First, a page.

However, Badziag found that the "self-made" billionaires he interviewed aren't motivated by wealth. Instead, they "have a strong sense of purpose and passion for their work," and are motivated by a desire to "to grow and learn no matter how big their bank accounts get," he says.
As Apple founder Steve Jobs once famously said, "I was worth over a million dollars when i was 23 and over $10 million when I was 24, and over $100 million when I was 25. And it wasn't that important, because I never did it for the money." Jobs said he started Apple with a simple vision of trying to create a "computer in the hands of everyday people. " and they ended up succeeding beyond they wildest dreams.
Murthy told Badziag he was driven by the belief that the only way to solve the problem of poverty was "through the creation of jobs with good incomes and that entrepreneurship was the best instrument for such a solution."
And French-Syrian businessman Mohed Altrad, who made his now $2.7 billion fortune by acquiring a scaffolding company in France in 1985 and growing it into the industrial services giant Altrad Group, told Badziag that he doesn't view money as an objective.
"It's one of the signs of success. The success of the organization is to be sustainable, in which people are happy, in which humanity finds its foundation," Altrad said.
"Drifters" love spending money, according to Badziag, often going into debt to spend even more than they have. Even successful people are prone to showcasing their wealth via cars, expensive clothes and lavish vacations.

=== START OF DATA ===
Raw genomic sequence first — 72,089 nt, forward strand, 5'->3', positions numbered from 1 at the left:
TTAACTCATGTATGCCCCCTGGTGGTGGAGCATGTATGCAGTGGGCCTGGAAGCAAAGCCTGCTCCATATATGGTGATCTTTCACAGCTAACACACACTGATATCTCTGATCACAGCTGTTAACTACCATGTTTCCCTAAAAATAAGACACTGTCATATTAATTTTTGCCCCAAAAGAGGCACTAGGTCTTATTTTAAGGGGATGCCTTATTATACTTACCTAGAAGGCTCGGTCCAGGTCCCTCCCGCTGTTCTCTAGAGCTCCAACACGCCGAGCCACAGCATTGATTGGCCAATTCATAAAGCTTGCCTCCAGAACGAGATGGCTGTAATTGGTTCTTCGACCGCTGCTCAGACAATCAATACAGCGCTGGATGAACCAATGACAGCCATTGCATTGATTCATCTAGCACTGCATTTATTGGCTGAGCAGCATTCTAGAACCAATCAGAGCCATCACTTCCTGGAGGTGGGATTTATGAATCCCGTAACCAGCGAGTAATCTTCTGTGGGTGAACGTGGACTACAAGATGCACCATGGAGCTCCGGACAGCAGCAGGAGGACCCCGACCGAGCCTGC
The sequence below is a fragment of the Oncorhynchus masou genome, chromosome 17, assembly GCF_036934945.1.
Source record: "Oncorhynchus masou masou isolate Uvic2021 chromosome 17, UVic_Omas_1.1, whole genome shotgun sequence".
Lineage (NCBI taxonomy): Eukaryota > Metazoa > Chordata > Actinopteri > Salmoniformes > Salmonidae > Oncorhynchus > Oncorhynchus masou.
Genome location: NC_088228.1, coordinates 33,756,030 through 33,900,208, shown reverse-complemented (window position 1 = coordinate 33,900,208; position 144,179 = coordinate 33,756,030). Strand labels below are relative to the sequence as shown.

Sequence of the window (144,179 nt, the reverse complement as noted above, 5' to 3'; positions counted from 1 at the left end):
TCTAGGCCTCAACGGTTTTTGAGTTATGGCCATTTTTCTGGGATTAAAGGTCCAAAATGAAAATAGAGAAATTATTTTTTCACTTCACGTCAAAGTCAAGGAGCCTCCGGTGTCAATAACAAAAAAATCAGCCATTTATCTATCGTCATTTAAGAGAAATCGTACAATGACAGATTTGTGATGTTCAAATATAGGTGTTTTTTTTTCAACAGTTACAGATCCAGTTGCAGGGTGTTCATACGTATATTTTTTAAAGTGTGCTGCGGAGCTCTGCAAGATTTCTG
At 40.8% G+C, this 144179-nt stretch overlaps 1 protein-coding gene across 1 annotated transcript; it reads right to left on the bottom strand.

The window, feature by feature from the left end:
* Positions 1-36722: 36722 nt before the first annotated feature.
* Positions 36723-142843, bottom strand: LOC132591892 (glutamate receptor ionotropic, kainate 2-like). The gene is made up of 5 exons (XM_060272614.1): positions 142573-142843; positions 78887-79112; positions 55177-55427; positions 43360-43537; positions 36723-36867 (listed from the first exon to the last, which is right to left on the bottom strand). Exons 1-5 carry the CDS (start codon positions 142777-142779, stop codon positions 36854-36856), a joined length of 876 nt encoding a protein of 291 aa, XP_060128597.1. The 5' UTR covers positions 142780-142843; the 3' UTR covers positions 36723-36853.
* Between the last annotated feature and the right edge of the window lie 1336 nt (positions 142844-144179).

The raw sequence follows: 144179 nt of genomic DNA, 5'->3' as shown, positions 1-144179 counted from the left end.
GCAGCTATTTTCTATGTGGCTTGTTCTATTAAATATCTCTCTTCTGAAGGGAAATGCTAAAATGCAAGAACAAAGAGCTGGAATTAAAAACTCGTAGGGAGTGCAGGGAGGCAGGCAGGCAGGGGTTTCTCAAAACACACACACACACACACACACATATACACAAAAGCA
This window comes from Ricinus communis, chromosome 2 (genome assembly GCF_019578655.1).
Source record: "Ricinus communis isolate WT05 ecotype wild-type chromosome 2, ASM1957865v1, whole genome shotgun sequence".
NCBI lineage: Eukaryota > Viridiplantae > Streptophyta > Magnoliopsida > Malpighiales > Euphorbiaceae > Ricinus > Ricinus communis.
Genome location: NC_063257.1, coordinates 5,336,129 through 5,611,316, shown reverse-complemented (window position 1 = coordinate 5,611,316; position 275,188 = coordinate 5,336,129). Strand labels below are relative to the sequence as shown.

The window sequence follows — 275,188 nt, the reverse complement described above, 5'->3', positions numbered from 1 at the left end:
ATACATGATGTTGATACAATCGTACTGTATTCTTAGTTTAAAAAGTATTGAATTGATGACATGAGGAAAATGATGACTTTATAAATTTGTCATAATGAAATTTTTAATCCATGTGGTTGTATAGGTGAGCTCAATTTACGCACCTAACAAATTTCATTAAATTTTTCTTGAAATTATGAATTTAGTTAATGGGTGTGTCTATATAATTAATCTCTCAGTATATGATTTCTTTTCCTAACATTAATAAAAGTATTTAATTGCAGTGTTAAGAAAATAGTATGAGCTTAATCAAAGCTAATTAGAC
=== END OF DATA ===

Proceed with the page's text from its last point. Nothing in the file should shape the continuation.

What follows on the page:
But the billionaires Badziag interviewed were different: They "get pleasure making money, but don't enjoy spending it," he says.
Take for example, Warren Buffett, the fourth-richest person in the world with a net worth of around $87.3 billion. Despite his massive wealth, the 88-year-old still lives in the same modest Omaha house he purchased in 1958 for $31,500 (which is around $277,00 in today's dollars). He also keeps his breakfast budget low, only spending around $3.17 a day at McDonald's to get one of three items: two sausage patties, a sausage, egg and cheese or a bacon, egg and cheese.
And Peter Hargreaves, the founder of Hargreaves Lansdown, one of the UK's largest financial services businesses, told Badziag a few years back that he was still driving an eight-year-old Toyota Prius. Hargreaves' net worth is estimated at $4.2 billion.
Hargreaves also told Badziag that his children were frugal too. "[My kids] drive very modest cars; they both have a car that's seven years old. They both have quite modest flats. And if they go on holiday, they go with their mates, and they go to the back of the plane," Hargreaves said.
Of course, some billionaires adjust to their level of wealth. For example, though Bill Gates is famous for wearing a $10 watch, he recently admitted that he also indulges: "Now I take lots of vacation. My 20-year-old self is so disgusted with my current self. You know, I was sure I would never fly anything but coach and you know, now I have a plane," Gates said last month at a Village Global event.